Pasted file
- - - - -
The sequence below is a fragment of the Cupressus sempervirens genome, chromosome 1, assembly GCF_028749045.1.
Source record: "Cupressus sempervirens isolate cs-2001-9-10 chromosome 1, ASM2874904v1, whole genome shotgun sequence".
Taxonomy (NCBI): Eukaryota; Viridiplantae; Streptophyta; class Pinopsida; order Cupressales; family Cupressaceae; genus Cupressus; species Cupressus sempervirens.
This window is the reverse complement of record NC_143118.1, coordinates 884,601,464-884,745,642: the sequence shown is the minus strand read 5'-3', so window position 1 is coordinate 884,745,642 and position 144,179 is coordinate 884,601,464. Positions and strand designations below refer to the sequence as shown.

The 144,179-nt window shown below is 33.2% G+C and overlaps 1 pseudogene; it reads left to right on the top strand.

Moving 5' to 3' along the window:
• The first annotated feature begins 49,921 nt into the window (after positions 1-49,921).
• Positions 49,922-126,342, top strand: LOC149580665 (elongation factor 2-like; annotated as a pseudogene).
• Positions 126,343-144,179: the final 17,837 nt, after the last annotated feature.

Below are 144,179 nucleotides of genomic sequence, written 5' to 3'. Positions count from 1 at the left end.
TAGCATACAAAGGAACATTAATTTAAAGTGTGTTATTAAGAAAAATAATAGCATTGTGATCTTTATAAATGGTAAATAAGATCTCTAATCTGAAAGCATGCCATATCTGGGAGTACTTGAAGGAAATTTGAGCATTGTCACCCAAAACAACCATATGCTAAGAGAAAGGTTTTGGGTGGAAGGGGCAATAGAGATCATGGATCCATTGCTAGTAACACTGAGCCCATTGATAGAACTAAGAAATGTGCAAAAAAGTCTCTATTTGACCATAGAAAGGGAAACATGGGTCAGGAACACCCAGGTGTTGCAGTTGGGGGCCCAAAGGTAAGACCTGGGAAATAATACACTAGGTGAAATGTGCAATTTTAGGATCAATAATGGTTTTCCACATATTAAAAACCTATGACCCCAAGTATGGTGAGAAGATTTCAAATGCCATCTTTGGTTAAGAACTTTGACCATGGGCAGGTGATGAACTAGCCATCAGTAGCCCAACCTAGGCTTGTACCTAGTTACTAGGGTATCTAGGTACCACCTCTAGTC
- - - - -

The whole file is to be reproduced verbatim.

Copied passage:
The sequence below is a fragment of the Cupressus sempervirens genome, chromosome 1, assembly GCF_028749045.1.
Source record: "Cupressus sempervirens isolate cs-2001-9-10 chromosome 1, ASM2874904v1, whole genome shotgun sequence".
Taxonomy (NCBI): Eukaryota; Viridiplantae; Streptophyta; class Pinopsida; order Cupressales; family Cupressaceae; genus Cupressus; species Cupressus sempervirens.
This window is the reverse complement of record NC_143118.1, coordinates 884,601,464-884,745,642: the sequence shown is the minus strand read 5'-3', so window position 1 is coordinate 884,745,642 and position 144,179 is coordinate 884,601,464. Positions and strand designations below refer to the sequence as shown.

The 144,179-nt window shown below is 33.2% G+C and overlaps 1 pseudogene; it reads left to right on the top strand.

Moving 5' to 3' along the window:
• The first annotated feature begins 49,921 nt into the window (after positions 1-49,921).
• Positions 49,922-126,342, top strand: LOC149580665 (elongation factor 2-like; annotated as a pseudogene).
• Positions 126,343-144,179: the final 17,837 nt, after the last annotated feature.

Below are 144,179 nucleotides of genomic sequence, written 5' to 3'. Positions count from 1 at the left end.
TAGCATACAAAGGAACATTAATTTAAAGTGTGTTATTAAGAAAAATAATAGCATTGTGATCTTTATAAATGGTAAATAAGATCTCTAATCTGAAAGCATGCCATATCTGGGAGTACTTGAAGGAAATTTGAGCATTGTCACCCAAAACAACCATATGCTAAGAGAAAGGTTTTGGGTGGAAGGGGCAATAGAGATCATGGATCCATTGCTAGTAACACTGAGCCCATTGATAGAACTAAGAAATGTGCAAAAAAGTCTCTATTTGACCATAGAAAGGGAAACATGGGTCAGGAACACCCAGGTGTTGCAGTTGGGGGCCCAAAGGTAAGACCTGGGAAATAATACACTAGGTGAAATGTGCAATTTTAGGATCAATAATGGTTTTCCACATATTAAAAACCTATGACCCCAAGTATGGTGAGAAGATTTCAAATGCCATCTTTGGTTAAGAACTTTGACCATGGGCAGGTGATGAACTAGCCATCAGTAGCCCAACCTAGGCTTGTACCTAGTTACTAGGGTATCTAGGTACCACCTCTAGTC